Gottiboff: Sydney apartment prices are crashing

Via Gottiboff:

Significant parts of the Sydney apartment market and the associated apartment land markets have cracked and are now suffering serious falls.

The level of decline is much greater than most were predicting three to six months ago. The repercussions of what has happened in Sydney will quickly spread to Melbourne, although the blows may not be as severe in the southern capital because apartments are already much cheaper than Sydney. Brisbane is already in trouble so may be insulated from further big falls.

On an off-the-record basis one of the most influential property analysts in Sydney is forecasting that the building rate of apartments in the city is set to fall by at least 50 per cent which will have a severe downward flow on to economic activity in Australia’s biggest city.

…If you want a headline figure, apartments sold as used apartments in the big Sydney apartment estates have fallen by at least 20 per cent. The fall rate for individual sales can rise to 25 per cent.

However the price fall in new apartments bought either off the plan or as the developer sells a completed apartment are down in the vicinity of 12 per cent.

…This week Australia’s biggest apartment owner and developer, watching the free fall stepped in and offered buyers with a 10 per cent deposit two year funding at 4 per cent. The offer covered both completed apartments and a guarantee of two year 4 per cent loans to “off the plan” buyers so they will have the funds to settle when building is completed. Presumably Harry Triguboff will borrow the money from his bankers, which are usually led by the ANZ.

…But very quietly in the last budget, Treasurer Scott Morrison stopped the deduction of depreciation on used apartments from July 1, 2017. That means that for an investor, a used apartment is now worth substantially less than a new apartment — hence the 20 to 25 per cent price fall which is greater than the new apartment decline. But the two markets are clearly linked and the investor in completing the purchase immediately has a paper loss. This can develop into a vicious circle, which is one reason why Triguboff stepped in with finance to try and stop a freefell.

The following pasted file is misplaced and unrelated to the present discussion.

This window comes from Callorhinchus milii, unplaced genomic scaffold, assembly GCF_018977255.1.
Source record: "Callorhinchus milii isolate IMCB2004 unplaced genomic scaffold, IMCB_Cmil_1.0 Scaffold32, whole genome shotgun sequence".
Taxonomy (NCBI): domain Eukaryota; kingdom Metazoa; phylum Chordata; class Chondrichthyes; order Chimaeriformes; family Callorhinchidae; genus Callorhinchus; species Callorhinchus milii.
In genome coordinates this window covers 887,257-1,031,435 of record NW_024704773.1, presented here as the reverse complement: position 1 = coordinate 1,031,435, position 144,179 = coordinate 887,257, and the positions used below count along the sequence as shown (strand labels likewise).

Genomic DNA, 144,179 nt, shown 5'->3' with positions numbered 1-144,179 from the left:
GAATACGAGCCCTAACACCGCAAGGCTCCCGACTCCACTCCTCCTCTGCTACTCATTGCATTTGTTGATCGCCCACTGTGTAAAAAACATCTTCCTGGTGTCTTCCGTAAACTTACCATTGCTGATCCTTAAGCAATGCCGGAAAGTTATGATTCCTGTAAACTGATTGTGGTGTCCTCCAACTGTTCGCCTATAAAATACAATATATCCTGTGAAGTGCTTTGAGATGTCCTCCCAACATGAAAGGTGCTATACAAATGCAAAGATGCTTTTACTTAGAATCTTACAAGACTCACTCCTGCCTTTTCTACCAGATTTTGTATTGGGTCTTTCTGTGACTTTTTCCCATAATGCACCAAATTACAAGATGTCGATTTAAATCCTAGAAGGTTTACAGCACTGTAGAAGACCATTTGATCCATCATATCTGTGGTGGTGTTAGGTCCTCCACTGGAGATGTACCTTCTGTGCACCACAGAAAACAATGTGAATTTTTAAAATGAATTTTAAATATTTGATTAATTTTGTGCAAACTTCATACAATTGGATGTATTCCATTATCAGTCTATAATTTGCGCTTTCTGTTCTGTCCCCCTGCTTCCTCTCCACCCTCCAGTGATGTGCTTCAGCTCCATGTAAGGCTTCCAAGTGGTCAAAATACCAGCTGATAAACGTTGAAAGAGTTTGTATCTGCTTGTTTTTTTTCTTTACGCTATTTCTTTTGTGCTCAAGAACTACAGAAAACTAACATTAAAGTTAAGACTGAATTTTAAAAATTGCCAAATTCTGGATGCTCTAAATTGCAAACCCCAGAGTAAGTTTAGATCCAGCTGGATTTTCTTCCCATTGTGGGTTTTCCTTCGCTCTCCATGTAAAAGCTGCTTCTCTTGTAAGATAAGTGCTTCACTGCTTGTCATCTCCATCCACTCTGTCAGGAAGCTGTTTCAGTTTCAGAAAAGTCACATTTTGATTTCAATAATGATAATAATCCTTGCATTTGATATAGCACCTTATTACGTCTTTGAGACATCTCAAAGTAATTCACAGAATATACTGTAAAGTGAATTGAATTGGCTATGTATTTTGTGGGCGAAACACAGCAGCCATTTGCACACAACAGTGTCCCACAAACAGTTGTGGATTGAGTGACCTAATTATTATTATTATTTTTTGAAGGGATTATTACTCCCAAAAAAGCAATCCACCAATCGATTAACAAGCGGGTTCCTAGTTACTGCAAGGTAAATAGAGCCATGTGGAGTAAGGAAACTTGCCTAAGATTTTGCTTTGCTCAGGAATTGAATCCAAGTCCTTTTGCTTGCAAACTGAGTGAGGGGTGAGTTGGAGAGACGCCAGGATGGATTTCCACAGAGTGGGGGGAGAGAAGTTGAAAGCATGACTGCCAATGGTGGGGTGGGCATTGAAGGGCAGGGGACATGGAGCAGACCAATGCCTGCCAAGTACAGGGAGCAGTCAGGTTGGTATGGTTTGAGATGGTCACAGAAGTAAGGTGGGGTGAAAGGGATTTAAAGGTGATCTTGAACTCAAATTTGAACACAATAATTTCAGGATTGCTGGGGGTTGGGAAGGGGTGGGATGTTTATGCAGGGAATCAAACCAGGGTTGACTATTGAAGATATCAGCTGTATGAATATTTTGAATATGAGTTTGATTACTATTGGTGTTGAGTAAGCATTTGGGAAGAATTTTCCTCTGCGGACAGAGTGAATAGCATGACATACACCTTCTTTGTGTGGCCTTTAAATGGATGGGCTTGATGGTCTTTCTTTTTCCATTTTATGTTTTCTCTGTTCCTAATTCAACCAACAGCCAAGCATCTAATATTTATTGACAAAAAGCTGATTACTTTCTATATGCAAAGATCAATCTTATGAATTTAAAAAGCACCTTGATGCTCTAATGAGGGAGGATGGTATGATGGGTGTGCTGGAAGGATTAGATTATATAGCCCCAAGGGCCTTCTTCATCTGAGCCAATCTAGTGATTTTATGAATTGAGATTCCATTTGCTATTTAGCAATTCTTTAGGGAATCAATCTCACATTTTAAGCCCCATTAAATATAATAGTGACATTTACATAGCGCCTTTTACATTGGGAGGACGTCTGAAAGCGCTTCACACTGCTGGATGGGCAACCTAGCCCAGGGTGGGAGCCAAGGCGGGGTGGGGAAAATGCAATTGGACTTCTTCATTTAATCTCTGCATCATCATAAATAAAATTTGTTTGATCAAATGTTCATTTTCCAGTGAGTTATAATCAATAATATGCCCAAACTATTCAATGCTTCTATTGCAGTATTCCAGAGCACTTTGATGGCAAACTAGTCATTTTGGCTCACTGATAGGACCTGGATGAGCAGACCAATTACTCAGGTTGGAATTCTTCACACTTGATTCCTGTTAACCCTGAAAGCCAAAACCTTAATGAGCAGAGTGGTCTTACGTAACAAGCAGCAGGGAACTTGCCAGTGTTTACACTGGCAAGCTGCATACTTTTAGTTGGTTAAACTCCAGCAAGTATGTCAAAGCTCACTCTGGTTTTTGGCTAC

The apartment land market in many areas of Sydney is in chaos. About a year ago prime apartment land in Sydney (with approvals) was selling between $350,000 and $400,000 per apartment that could be developed on the site.

Now anyone who bought that land would be lucky to get $280,000 and the desperation of highly leveraged selling and the lack of buyers can result in some land going for $230,000 per apartment — a fall of above 33 per cent. The losses are sickening. Again the great danger is that a vicious circle will develop, creating even bigger falls.

Hello trouble. My guess is that this mostly driven by the withdrawal of Chinese money on capital controls, especially land prices, exacerbated by local macroprudential.

Pass the popcorn.

David Llewellyn-Smith

David Llewellyn-Smith is Chief Strategist at the MB Fund and MB Super. David is the founding publisher and editor of MacroBusiness and was the founding publisher and global economy editor of The Diplomat, the Asia Pacific’s leading geo-politics and economics portal.

He is also a former gold trader and economic commentator at The Sydney Morning Herald, The Age, the ABC and Business Spectator. He is the co-author of The Great Crash of 2008 with Ross Garnaut and was the editor of the second Garnaut Climate Change Review.

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